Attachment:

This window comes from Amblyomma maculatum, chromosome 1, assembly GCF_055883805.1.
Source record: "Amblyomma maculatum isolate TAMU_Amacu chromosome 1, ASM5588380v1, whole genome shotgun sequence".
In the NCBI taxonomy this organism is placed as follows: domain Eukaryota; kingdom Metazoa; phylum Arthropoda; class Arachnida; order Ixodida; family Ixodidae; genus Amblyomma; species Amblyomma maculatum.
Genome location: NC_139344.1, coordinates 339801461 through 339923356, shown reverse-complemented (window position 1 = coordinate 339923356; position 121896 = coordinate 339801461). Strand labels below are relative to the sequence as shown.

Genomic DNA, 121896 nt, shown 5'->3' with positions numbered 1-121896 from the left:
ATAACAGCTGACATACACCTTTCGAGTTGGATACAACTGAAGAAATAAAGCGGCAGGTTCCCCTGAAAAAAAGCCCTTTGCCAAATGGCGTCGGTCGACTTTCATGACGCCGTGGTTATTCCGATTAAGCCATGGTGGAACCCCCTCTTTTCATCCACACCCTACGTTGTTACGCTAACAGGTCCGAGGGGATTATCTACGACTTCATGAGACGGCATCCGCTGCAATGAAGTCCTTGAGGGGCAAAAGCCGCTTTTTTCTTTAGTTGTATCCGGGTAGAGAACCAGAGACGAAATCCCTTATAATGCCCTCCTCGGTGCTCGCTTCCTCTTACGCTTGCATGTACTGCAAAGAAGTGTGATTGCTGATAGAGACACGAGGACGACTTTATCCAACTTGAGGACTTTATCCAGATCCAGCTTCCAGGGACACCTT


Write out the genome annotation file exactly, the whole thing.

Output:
This window comes from Amblyomma maculatum, chromosome 1, assembly GCF_055883805.1.
Source record: "Amblyomma maculatum isolate TAMU_Amacu chromosome 1, ASM5588380v1, whole genome shotgun sequence".
In the NCBI taxonomy this organism is placed as follows: domain Eukaryota; kingdom Metazoa; phylum Arthropoda; class Arachnida; order Ixodida; family Ixodidae; genus Amblyomma; species Amblyomma maculatum.
Genome location: NC_139344.1, coordinates 339801461 through 339923356, shown reverse-complemented (window position 1 = coordinate 339923356; position 121896 = coordinate 339801461). Strand labels below are relative to the sequence as shown.

Genomic DNA, 121896 nt, shown 5'->3' with positions numbered 1-121896 from the left:
ATAACAGCTGACATACACCTTTCGAGTTGGATACAACTGAAGAAATAAAGCGGCAGGTTCCCCTGAAAAAAAGCCCTTTGCCAAATGGCGTCGGTCGACTTTCATGACGCCGTGGTTATTCCGATTAAGCCATGGTGGAACCCCCTCTTTTCATCCACACCCTACGTTGTTACGCTAACAGGTCCGAGGGGATTATCTACGACTTCATGAGACGGCATCCGCTGCAATGAAGTCCTTGAGGGGCAAAAGCCGCTTTTTTCTTTAGTTGTATCCGGGTAGAGAACCAGAGACGAAATCCCTTATAATGCCCTCCTCGGTGCTCGCTTCCTCTTACGCTTGCATGTACTGCAAAGAAGTGTGATTGCTGATAGAGACACGAGGACGACTTTATCCAACTTGAGGACTTTATCCAGATCCAGCTTCCAGGGACACCTT